The Pfizer vaccine, currently authorized for children 12 and older, is safe and effective for this age group, as more than 11 million children under 18 have already received at least one dose of the vaccine.
Face masks with one to three layers are ACPS students' first line of defense, Cherabuddi said.
For kids at high risk, he said eye goggles are a reasonable measure. Face shields are not necessary, but they provide some additional protection.
After the FDA reviews youth vaccine studies, it should be available for school-age children first, most likely five to 11 years of age, and eventually younger children. The studies are predicted to be completed in September or early October, Rasmussen said.
She said when children remove their masks at lunch, they should be far apart outside, eat quickly and not talk to avoid spreading virus particles into the air.
Cherabuddi pointed to the importance of improving ventilation in schools. If there were smoke indoors, switching on a fan would still retain the smoke.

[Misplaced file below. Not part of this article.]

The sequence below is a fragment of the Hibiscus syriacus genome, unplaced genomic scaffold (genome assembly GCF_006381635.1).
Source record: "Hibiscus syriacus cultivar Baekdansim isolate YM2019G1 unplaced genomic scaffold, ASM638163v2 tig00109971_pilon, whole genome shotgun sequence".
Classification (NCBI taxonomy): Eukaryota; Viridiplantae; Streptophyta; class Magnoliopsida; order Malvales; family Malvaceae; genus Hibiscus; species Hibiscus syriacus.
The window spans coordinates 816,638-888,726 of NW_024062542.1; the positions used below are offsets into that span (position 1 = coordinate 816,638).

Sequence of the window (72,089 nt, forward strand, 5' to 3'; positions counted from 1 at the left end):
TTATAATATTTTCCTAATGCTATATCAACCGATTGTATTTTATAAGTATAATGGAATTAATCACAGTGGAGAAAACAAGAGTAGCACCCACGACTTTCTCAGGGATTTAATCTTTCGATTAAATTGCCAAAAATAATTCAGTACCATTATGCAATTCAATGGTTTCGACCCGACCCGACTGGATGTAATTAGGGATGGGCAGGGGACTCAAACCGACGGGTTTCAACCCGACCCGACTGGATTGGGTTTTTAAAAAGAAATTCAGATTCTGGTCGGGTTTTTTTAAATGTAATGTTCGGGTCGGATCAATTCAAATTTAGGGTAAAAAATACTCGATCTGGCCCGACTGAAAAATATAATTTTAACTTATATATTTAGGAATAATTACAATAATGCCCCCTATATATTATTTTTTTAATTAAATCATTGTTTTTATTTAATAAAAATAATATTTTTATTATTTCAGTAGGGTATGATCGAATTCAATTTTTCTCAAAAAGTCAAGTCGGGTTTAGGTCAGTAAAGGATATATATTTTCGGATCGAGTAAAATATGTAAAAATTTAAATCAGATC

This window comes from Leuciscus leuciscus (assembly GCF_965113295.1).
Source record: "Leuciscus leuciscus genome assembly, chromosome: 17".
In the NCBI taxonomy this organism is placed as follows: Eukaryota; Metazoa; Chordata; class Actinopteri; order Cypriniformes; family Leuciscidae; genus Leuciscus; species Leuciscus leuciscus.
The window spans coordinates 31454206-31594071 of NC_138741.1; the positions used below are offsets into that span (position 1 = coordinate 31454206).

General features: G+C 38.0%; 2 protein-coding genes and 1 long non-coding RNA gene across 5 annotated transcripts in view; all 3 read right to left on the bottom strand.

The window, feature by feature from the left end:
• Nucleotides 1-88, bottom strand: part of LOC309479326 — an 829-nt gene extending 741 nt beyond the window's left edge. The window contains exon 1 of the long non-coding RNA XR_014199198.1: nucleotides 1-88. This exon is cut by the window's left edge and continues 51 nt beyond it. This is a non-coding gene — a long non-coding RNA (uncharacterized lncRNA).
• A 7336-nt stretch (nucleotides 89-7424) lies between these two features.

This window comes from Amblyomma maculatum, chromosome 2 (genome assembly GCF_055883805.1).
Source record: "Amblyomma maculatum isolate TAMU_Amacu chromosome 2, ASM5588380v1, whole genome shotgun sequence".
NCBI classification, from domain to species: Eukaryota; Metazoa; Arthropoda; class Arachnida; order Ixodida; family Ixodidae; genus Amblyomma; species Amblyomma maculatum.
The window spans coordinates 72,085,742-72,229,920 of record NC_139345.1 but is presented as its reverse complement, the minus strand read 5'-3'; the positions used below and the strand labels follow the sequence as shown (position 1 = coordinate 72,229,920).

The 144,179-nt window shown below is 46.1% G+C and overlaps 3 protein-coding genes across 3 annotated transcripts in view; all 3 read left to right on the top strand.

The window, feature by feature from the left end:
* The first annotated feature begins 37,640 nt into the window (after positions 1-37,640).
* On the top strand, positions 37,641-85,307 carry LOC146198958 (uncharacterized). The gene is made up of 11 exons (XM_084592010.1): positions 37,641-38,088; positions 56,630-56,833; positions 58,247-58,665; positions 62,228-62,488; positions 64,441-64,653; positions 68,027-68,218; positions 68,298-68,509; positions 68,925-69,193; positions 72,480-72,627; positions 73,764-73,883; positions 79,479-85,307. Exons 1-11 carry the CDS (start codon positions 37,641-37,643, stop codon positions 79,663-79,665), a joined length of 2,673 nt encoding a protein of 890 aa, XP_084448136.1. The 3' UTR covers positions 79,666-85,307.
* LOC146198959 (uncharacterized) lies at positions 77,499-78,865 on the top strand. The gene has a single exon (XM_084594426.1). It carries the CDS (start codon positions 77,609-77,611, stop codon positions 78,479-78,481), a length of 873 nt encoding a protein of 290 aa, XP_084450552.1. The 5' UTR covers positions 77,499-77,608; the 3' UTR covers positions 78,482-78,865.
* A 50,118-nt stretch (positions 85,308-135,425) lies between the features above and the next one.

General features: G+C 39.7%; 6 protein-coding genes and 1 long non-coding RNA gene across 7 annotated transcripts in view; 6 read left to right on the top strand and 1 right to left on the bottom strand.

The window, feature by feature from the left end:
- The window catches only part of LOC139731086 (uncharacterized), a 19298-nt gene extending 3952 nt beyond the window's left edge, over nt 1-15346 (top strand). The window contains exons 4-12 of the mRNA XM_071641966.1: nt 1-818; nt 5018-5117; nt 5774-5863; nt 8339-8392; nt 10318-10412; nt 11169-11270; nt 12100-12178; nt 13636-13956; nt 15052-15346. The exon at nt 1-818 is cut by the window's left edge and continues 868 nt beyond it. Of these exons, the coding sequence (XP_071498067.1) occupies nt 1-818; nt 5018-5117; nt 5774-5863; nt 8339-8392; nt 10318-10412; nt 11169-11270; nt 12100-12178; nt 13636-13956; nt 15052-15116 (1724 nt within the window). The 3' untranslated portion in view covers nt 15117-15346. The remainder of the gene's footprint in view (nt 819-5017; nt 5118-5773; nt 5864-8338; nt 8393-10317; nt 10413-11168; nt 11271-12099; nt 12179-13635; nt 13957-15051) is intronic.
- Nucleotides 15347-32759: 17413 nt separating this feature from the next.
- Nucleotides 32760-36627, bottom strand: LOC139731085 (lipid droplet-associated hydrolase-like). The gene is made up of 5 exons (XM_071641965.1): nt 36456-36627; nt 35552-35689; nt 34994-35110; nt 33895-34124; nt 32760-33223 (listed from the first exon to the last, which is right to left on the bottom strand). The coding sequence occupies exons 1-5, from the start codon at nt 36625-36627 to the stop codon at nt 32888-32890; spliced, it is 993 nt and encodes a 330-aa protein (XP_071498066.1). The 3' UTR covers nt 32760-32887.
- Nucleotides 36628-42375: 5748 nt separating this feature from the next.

“You open up a window or a door, then the smoke’s gone in no time,” Cherabuddi said. “I think that’s the best way to think about decreasing risk of COVID with ventilation.”
Some parents have voiced concerns over masks, but Rasmussen said there has been a lot of misinformation.
“I have not seen any study that’s been published in a quality journal saying anything about masks being risky,” Rasmussen said.
At the end of each day, masks may accumulate some saliva, but she said parents can wash them.
“Us as physicians have worn masks all day for many, many years,” she said. “We haven’t had adverse effects.”
The end of the surge depends on the effort people put into following protective guidelines, especially mask-wearing, Cherabuddi said.
“Let’s just make sure we handle this final battle of the war well,” Cherabbudi said. “The stakes are high — we can’t let our kids get sick, even one kid getting hospitalized, God forbid dying, is one too many.”
Contact Alexandra Harris at firstname.lastname@example.org. Follow her on Twitter @harris_alex_m.
Alexandra is a senior journalism major reporting on Science/Environment for The Alligator. Her work has appeared in The Gainesville Sun, and she filed public records requests for the Why Don't We Know investigative podcast. She has a passion for the environment.